On Sunday, Aug. 8, the Tokyo Summer Olympics are, sadly, coming to an end. To wrap up nearly three weeks of global unity through athletics, a closing ceremony will be held in Tokyo, featuring athletes that have stuck around for the event. The Olympic closing and opening ceremonies have a lot in common: both include dazzling performances, as well as an official march for all participating nations. However, there’s one big change: the order athletes walk in at the Olympics closing ceremony is different from the order they walk in for the opening ceremony, and it's for this one very sweet reason.
During the Parade of Nations at the Olympic opening ceremony, every country's athletes march into the stadium as a team, with the nation’s chosen flag bearers taking lead of the group. The first team to walk in is always Greece, since it was the birthplace of the Olympics and the first-ever host country for the modern Olympic Games in 1896. After Greece, the order of countries in the opening ceremony parade changes depending on who's hosting the Olympics. The national teams enter the stadium in alphabetical order based on the language of the host nation. (So in 2021, it was alphabetical in Japanese, and in 2024 it will be alphabetical in French for the Paris Games.)
Things change up for the closing ceremonies. Instead of walking in a specific, objective order, there actually is no order at all for the closing ceremony. Instead of a parade of nations, it's a parade of athletes. The official policy for the Tokyo 2020 opening and closing ceremonies explains athletes “walking en masse and in no particular order” is meant to “unite the athletes and spectators into one whole.”
This has been the case for the closing ceremony since the 1956 Olympics, which were held in Melbourne, Australia (yes, fans of The Crown, that’s the one Prince Philip opened). According to the official Olympics website, John Ian Wing, a Chinese apprentice carpenter who was living in Australia, suggested that all of the athletes from every nation walk together instead of being divided by country "as a symbol of world unity." Wing was just 17 years old at the time, according to the National Museum of Australia, and he wrote in his suggestion to the Olympic organizers.
Clearly, Wing made some good points. For over 60 years, Olympians have followed this new tradition in a demonstration of international togetherness. Wing was honored for his idea when the Australian Institute of Sport opened in 1986, per the National Museum of Australia.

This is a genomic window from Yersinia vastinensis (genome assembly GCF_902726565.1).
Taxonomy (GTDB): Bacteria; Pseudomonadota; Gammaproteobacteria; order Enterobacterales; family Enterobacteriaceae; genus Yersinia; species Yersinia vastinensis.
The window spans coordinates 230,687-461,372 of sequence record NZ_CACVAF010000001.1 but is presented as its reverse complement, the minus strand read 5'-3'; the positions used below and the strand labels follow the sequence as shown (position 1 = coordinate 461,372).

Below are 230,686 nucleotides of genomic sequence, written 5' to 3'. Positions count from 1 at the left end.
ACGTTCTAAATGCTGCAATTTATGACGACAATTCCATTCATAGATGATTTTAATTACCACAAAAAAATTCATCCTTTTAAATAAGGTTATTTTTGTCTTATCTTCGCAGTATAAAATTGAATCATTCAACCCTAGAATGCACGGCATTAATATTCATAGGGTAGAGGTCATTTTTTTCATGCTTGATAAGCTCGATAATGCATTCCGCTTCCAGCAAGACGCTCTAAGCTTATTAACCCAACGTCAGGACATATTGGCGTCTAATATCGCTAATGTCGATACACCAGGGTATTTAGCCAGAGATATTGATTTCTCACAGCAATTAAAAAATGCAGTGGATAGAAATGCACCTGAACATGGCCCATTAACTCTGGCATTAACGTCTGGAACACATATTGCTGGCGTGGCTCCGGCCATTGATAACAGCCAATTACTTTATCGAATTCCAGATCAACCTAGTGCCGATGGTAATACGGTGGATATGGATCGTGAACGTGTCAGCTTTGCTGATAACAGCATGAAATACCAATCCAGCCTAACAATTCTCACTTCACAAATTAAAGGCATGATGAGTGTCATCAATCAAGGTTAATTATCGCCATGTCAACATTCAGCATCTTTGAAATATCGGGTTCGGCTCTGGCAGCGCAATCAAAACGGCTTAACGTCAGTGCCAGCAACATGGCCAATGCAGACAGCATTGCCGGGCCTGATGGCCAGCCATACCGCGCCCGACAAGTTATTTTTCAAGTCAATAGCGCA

The idea sums up what the Olympic Games are supposed to represent in the first place: Yes, it’s about competition, but it’s also about bringing the world together through sportsmanship.
After the athletes walk in all together, they get to hang out with whoever they want and watch the closing ceremony, which typically includes speeches and performances — just like the opening ceremony. The torch is also ceremonially passed along to the next Olympic host city, which will be Paris in 2024. Although the athletes walk en masse, there are still flags for every participating country. Just like with the opening ceremony, the person who carries the flag is specially chosen by their country as the representative. While it is certainly an honor, it's just one small part of the unifying ceremony that closes out the games.
In the wake of the ongoing COVID-19 pandemic, this year’s closing ceremony will be especially moving. This years’ Olympic Games have been controversial from the start for continuing despite worldwide protests: Japan’s vaccination rates are still relatively low, a state of emergency was declared in Tokyo just weeks before the events, and multiple athletes have tested positive for COVID-19. But even amid the turmoil and protests, athletes from all over the world will still come together to close out the games in a display of unity. So, while the closing ceremony for the Tokyo Summer Games will no doubt be a sight to see, here’s hoping the 2024 Paris Olympics will take place in a world where COVID-19 isn’t the elephant in the room.
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